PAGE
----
- A Side Event during PrepCom II (31 January, 2002), entitled "Land, Food and Agriculture in Agenda 21: Assessing Issues of Land, Water, Food, and Agriculture to Reduce Poverty and Implement Sustainable Development," to assess progress, lessons learned, new challenges, and main constraints related to SARD. An important outcome of this meeting and other informal meetings during PrepCom II was the participation by and support received from interested Consumer and Media organizations.
- Informative and consultative meetings during PrepComs III and IV (March-June, 2002) on the SARD Initiative. These meetings included the participation of NGOs, Governments and Inter-Governmental Organizations.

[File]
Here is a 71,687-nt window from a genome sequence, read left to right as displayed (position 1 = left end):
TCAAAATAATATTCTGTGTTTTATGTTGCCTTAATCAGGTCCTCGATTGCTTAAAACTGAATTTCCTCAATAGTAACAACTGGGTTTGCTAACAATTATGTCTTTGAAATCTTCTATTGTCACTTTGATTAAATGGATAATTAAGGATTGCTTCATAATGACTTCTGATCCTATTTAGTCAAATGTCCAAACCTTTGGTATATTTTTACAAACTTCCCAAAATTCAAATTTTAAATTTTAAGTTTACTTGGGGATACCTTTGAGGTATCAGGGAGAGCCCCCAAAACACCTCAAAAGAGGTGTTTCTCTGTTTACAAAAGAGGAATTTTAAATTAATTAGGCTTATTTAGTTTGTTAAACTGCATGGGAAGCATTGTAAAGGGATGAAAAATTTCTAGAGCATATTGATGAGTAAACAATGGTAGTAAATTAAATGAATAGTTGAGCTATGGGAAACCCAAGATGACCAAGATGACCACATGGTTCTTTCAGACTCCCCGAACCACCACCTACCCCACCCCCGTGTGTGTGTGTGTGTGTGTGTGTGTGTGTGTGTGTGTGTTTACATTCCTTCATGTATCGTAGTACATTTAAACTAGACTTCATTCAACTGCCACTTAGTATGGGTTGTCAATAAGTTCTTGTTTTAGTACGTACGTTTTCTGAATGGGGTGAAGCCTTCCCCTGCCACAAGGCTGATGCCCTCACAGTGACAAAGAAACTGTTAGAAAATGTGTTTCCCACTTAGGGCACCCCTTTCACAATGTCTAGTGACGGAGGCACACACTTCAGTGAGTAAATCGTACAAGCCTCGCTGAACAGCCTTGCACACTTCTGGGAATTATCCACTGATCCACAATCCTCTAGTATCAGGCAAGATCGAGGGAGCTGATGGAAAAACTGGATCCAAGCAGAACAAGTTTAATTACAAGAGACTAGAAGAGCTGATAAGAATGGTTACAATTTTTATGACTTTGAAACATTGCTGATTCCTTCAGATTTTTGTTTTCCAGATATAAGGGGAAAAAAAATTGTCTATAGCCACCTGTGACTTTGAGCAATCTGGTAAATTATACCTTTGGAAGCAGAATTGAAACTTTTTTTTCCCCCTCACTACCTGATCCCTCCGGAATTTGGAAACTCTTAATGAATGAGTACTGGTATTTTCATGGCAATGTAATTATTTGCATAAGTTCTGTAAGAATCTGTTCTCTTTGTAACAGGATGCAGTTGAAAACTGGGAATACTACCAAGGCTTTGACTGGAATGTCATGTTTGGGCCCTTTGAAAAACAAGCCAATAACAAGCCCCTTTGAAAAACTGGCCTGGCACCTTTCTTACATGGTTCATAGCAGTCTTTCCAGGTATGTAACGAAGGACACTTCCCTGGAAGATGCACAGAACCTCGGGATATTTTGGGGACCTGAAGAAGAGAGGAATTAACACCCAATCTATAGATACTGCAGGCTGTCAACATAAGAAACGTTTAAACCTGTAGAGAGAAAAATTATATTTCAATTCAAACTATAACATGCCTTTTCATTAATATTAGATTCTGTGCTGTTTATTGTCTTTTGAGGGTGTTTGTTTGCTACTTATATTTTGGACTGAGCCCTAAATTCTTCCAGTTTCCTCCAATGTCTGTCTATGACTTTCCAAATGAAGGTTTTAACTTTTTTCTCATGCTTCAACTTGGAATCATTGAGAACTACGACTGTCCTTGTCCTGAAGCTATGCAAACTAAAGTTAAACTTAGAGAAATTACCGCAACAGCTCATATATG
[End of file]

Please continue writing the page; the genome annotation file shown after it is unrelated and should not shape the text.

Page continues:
- The Ministerial Roundtable on Agriculture, Food Security and Rural Development held during PrepCom IV (June, 2002). A brief presentation on the SARD Initiative was made to Government delegates during this Roundtable.
Outcome: Access to resources, a global campaign on fair conditions of agricultural employment and Good practices for SARD were identified as initial areas of possible joint work. This Stakeholder coordination resulted in SARD receiving a more prominent place in the negotiated texts of WSSD. The SARD Initiative framework, as it currently stands, was designed and some Governments, Civil Society Organizations and Intergovernmental Organizations expressed interest in or provided inputs and support for the Initiative.
1The nine Major Groups are Farmers, NGOs, Indigenous peoples, Workers and Trade Unions, Business and Industry, Local Authorities, the Research and Technological Community, Women, and Youth.